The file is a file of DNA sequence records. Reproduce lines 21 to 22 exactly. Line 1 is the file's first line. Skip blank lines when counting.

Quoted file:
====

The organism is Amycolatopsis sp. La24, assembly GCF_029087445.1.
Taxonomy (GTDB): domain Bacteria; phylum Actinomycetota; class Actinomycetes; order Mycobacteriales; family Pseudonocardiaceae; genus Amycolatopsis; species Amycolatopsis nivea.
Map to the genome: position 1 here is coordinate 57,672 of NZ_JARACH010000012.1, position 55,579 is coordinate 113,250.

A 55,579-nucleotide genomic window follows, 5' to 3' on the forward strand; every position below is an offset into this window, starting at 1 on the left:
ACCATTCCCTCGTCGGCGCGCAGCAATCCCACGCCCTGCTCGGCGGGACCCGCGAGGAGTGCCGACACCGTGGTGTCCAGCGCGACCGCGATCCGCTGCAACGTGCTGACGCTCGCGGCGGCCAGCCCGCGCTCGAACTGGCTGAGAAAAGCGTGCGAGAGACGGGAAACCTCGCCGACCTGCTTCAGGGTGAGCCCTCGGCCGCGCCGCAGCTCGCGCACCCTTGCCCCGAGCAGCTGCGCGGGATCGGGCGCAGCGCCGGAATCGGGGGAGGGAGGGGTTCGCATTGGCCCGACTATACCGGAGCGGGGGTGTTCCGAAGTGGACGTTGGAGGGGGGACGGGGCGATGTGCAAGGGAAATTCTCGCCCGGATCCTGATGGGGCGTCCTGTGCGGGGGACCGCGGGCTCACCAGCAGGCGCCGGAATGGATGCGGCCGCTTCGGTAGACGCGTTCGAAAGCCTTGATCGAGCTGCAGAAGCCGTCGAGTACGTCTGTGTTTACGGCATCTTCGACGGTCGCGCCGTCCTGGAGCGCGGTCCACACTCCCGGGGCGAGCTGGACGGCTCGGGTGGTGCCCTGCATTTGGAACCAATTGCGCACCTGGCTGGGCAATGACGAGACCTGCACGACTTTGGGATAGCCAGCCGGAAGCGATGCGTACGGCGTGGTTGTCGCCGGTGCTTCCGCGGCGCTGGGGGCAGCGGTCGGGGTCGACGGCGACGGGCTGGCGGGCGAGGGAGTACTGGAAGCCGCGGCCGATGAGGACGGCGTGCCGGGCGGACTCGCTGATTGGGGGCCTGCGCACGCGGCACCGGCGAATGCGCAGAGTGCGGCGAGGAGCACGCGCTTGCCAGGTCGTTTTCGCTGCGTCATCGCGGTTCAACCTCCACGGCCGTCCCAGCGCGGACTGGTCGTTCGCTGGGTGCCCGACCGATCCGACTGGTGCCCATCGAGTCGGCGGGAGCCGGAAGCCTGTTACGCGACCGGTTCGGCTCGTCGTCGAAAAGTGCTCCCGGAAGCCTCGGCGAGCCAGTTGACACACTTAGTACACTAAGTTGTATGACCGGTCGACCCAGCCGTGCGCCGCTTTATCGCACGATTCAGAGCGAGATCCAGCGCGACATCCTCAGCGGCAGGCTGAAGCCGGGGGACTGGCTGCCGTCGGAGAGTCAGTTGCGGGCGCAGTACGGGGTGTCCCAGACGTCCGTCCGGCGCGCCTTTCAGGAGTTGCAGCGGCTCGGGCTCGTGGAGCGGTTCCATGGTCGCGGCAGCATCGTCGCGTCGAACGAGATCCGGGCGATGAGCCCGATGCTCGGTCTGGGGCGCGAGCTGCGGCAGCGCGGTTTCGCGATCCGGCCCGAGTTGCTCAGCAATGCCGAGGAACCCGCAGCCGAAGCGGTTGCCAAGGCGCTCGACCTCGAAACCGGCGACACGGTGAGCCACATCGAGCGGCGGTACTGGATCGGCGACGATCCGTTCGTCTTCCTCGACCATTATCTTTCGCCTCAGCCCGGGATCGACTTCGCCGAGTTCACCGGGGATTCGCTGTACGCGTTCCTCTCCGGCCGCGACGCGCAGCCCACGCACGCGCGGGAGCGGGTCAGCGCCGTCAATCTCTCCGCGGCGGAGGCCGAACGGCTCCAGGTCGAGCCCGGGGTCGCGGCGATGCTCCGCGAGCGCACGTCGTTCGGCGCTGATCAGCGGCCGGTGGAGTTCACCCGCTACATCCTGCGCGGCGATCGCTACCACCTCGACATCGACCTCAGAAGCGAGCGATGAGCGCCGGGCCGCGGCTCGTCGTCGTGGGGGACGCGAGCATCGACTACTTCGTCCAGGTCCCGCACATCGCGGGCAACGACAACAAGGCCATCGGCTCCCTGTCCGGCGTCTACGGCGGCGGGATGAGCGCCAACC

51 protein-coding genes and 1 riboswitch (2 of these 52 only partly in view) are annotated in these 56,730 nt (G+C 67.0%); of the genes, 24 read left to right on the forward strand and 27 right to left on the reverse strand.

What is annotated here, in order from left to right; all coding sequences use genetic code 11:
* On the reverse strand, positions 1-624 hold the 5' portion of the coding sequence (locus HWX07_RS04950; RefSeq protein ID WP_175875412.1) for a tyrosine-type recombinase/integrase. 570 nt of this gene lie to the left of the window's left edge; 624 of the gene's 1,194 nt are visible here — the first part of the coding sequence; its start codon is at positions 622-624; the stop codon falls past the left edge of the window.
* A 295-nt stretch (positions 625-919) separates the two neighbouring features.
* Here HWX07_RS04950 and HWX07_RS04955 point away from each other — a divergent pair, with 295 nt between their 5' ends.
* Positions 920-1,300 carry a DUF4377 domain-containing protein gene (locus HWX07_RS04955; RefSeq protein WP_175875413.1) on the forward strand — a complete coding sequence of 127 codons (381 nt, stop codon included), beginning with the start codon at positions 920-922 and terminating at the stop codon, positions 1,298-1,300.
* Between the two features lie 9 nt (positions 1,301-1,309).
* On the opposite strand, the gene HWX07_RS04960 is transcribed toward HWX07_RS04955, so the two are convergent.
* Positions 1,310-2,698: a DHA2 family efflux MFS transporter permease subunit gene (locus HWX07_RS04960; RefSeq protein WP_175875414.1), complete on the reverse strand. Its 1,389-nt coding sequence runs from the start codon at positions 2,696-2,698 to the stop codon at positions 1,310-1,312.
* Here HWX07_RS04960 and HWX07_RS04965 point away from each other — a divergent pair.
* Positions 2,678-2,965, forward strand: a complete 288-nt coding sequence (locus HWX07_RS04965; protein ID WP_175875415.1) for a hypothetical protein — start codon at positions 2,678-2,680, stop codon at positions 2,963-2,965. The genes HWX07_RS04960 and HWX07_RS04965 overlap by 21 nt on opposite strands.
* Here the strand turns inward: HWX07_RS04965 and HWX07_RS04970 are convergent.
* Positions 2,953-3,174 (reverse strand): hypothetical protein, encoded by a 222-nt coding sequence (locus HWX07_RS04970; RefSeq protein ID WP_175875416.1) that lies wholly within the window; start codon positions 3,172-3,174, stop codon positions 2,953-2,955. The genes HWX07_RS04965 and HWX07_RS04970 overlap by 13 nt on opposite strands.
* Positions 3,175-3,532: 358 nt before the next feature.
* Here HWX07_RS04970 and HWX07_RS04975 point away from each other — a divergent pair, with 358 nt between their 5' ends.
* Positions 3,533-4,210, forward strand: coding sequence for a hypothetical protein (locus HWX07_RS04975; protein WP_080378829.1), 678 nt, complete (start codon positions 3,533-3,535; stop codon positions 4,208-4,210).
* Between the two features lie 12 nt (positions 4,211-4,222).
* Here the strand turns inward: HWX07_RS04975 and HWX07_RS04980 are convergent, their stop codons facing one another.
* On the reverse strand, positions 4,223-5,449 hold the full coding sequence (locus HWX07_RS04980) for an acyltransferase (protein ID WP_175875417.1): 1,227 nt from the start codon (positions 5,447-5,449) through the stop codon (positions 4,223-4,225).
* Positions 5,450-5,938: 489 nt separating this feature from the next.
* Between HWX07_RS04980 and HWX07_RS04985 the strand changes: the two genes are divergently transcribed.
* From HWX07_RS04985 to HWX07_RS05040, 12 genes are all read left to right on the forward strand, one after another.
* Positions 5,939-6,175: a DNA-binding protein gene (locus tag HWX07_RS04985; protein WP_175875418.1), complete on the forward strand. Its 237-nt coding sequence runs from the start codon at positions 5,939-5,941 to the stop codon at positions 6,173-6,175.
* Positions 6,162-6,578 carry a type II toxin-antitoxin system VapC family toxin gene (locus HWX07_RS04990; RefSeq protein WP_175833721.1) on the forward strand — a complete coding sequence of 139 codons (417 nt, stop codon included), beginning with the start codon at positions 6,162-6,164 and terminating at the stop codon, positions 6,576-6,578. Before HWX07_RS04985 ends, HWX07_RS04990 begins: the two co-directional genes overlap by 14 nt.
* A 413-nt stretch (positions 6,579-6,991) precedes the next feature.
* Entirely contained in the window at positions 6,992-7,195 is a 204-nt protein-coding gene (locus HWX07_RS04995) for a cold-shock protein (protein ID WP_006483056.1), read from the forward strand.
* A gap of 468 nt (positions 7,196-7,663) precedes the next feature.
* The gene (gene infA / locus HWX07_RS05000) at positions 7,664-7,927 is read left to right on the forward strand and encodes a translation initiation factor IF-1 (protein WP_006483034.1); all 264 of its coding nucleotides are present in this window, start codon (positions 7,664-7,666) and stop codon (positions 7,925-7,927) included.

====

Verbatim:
* Positions 3,533-4,210, forward strand: coding sequence for a hypothetical protein (locus HWX07_RS04975; protein WP_080378829.1), 678 nt, complete (start codon positions 3,533-3,535; stop codon positions 4,208-4,210).
* Between the two features lie 12 nt (positions 4,211-4,222).